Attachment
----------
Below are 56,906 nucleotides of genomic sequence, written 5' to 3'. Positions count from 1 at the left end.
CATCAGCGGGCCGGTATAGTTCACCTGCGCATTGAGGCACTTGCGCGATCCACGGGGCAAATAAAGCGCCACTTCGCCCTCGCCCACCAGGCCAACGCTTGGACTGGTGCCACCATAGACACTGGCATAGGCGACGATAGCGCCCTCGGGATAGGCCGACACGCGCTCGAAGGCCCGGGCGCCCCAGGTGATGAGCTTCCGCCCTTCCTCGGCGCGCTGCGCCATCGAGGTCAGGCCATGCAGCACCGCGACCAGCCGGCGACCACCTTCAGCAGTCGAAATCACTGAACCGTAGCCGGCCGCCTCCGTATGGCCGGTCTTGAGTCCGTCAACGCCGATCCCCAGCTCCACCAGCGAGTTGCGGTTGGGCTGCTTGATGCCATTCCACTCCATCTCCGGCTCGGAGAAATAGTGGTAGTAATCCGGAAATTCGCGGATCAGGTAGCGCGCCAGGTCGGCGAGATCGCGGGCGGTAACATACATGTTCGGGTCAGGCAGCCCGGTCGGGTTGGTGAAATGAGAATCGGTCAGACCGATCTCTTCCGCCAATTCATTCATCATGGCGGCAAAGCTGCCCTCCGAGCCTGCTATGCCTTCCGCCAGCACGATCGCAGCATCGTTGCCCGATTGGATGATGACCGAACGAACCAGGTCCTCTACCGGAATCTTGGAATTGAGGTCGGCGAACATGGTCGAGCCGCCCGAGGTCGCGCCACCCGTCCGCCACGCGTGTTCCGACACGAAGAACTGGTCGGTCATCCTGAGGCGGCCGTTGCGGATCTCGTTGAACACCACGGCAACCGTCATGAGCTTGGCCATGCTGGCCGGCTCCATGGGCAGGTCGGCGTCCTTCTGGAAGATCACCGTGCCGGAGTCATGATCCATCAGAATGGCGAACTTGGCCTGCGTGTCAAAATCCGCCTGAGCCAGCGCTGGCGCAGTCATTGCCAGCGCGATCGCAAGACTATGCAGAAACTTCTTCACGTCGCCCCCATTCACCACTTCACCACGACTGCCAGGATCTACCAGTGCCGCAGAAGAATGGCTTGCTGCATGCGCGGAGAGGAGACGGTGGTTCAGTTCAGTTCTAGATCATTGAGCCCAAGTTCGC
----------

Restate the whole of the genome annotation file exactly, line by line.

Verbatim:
Below are 56,906 nucleotides of genomic sequence, written 5' to 3'. Positions count from 1 at the left end.
CATCAGCGGGCCGGTATAGTTCACCTGCGCATTGAGGCACTTGCGCGATCCACGGGGCAAATAAAGCGCCACTTCGCCCTCGCCCACCAGGCCAACGCTTGGACTGGTGCCACCATAGACACTGGCATAGGCGACGATAGCGCCCTCGGGATAGGCCGACACGCGCTCGAAGGCCCGGGCGCCCCAGGTGATGAGCTTCCGCCCTTCCTCGGCGCGCTGCGCCATCGAGGTCAGGCCATGCAGCACCGCGACCAGCCGGCGACCACCTTCAGCAGTCGAAATCACTGAACCGTAGCCGGCCGCCTCCGTATGGCCGGTCTTGAGTCCGTCAACGCCGATCCCCAGCTCCACCAGCGAGTTGCGGTTGGGCTGCTTGATGCCATTCCACTCCATCTCCGGCTCGGAGAAATAGTGGTAGTAATCCGGAAATTCGCGGATCAGGTAGCGCGCCAGGTCGGCGAGATCGCGGGCGGTAACATACATGTTCGGGTCAGGCAGCCCGGTCGGGTTGGTGAAATGAGAATCGGTCAGACCGATCTCTTCCGCCAATTCATTCATCATGGCGGCAAAGCTGCCCTCCGAGCCTGCTATGCCTTCCGCCAGCACGATCGCAGCATCGTTGCCCGATTGGATGATGACCGAACGAACCAGGTCCTCTACCGGAATCTTGGAATTGAGGTCGGCGAACATGGTCGAGCCGCCCGAGGTCGCGCCACCCGTCCGCCACGCGTGTTCCGACACGAAGAACTGGTCGGTCATCCTGAGGCGGCCGTTGCGGATCTCGTTGAACACCACGGCAACCGTCATGAGCTTGGCCATGCTGGCCGGCTCCATGGGCAGGTCGGCGTCCTTCTGGAAGATCACCGTGCCGGAGTCATGATCCATCAGAATGGCGAACTTGGCCTGCGTGTCAAAATCCGCCTGAGCCAGCGCTGGCGCAGTCATTGCCAGCGCGATCGCAAGACTATGCAGAAACTTCTTCACGTCGCCCCCATTCACCACTTCACCACGACTGCCAGGATCTACCAGTGCCGCAGAAGAATGGCTTGCTGCATGCGCGGAGAGGAGACGGTGGTTCAGTTCAGTTCTAGATCATTGAGCCCAAGTTCGC